Reading about Electronic Books on Paper

Mitch Ratcliffe posted a status analysis on eBooks - The first step of a long change on his ZD Net column. I read most of it immediately after I received Mitch's email with the URL in the afternoon. We have been talking about eBooks longer than most people know they exist, so I owe him a response. I read the first seven comments on the ZD Net blog and started to ponder on the medium / technology / platform question as well as the longlevity of the printed word, commented on by a certain Yagotta B. Kidding (nomen est omen). Books had their long-term and short-term survival problems, mostly from fire and acid in the paper. Many books from the "modern phase" of the 70s when the IBM Selectric together with Copiers became the publishing technology of choice together with most of the stuff created on laser printers will be gone within 100 years. The glue that keeps the carbon particles of the Xerographic process on the paper lets go and the content falls off the page. Torah Scroll

Maybe eBooks are not books in a similar way Scrolls are not books as we know them today. Scrolls were abandoned over 1000 years ago as they were not practical to use and paper was hard to produce in long rolls. Also page consistency - the fact that a certain word is always on the same page to be read and remembered [add a reference to the ars memorativa here] - was not part of scrolls. Now we're back to scrolling, soft scrolling, fast scrolling and computer mice with one or more scroll wheels with click-wheel capabilities. Scolls have their place, today mostly in Schul, the Jewish Synagoge, as Sefer Torah, a copy of the Five Books of Moses created under extremely strict rules and written by hand.

eBooks have to repeat the same steps handwritten and printed books had to go through and get out of the early stage of scrolls. In 1989 when we started to work on the Expanded Books Project, page consitency as well as a means to help the reader understand where she is in the book were essential elements, They are still disregarded in today's eBook attempts.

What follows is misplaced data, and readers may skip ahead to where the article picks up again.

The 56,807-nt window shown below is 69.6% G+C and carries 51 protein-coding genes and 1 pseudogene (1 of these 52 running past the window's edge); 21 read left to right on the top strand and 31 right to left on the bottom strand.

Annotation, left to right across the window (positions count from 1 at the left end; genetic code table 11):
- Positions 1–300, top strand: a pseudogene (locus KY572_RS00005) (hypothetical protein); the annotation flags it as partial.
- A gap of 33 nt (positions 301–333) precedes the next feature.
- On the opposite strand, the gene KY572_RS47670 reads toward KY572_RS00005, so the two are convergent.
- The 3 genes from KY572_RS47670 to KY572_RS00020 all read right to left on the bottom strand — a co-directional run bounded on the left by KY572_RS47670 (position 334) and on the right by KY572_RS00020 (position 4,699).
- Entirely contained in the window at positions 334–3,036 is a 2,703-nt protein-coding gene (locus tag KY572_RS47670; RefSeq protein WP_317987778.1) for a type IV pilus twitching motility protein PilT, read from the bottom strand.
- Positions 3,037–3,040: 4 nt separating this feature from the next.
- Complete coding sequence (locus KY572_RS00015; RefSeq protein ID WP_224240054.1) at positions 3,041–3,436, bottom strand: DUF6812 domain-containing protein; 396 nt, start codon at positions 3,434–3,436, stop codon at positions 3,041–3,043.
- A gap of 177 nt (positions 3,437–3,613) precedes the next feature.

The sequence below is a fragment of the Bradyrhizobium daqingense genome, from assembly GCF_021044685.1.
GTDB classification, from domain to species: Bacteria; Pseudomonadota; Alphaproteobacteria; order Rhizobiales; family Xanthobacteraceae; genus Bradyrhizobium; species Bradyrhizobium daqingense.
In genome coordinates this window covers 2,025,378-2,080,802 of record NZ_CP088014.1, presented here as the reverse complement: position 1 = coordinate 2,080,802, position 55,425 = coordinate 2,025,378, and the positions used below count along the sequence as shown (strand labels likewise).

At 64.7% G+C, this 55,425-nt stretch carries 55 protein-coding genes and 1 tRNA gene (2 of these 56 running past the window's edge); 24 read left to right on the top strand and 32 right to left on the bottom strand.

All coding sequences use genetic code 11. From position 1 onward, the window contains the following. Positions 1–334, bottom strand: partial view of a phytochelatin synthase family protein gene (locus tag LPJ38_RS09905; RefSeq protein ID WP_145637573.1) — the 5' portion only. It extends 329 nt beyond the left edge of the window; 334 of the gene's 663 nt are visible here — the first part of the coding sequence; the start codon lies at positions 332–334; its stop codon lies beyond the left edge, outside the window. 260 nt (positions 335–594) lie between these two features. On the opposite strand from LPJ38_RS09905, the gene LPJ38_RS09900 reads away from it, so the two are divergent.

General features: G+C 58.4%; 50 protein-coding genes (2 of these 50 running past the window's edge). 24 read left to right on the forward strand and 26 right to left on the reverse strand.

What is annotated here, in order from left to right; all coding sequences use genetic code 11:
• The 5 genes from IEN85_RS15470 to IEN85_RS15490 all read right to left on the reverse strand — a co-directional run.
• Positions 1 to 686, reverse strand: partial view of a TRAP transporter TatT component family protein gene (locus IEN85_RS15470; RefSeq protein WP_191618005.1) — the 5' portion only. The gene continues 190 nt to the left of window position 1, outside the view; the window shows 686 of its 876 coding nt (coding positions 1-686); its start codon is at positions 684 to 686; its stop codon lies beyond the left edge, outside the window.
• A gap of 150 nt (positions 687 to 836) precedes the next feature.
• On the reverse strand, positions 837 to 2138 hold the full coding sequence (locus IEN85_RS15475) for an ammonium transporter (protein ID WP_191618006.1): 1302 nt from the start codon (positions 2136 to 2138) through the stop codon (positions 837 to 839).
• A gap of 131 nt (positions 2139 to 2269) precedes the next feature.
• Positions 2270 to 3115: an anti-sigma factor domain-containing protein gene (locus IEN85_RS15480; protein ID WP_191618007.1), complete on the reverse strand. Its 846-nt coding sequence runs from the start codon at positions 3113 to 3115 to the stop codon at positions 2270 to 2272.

With no way to take notes on the Web site and mark up passages, I gave in and printed Mitch's text to fully digest and respond.

Come back and read the next installment in the next few days. And definitely read Mitch's text.

Is there a Zamp in my Memory?

The evening ritual had settled in to first read Dr. Seuss: There's a Zamp in My Lamp while sitting on the bed so she could pull, rotate and wiggle all the different tabs in the book and then I would move to the leather chair to sit under the reading lamp and continue with my reading of Combray while she searches for the bist place and the best position to sleep, rolling around to feel the energy of the ever square inch, much in the way Castaneda describes it in the Teachings of Don Juan. Marcel Proust A la recherche du temps perdu

The German paperback edition I am reading is uttely disappointing in its print quality, yet she likes the three heavy volumes that give her a feeling of the 4194 pages (I am confident that we're through before she leaves for college, we have at least another 15 years to go) ahead of us.

While reading to her, I'm asking myself what the Proust's Narrateur would have thought of Dr. Seuss and if reading Cat in thew Hat or hat in the Cat would have releaved him from the terrible pain of going to bed. Did Seuss read Proust? The strange mixture of these orthogonal approaches to the ghosts that surround us, that are part of our house, our life creates an experience, a memory that may well be independent from the actual text by telling a story of movable paper tabs and a stream of vaguely comprehensible words in excessively long sentences. At 3 1/2 it is hard for her to explain why she likes Proust or Seuss but they are both important to us as a way to tell a new story.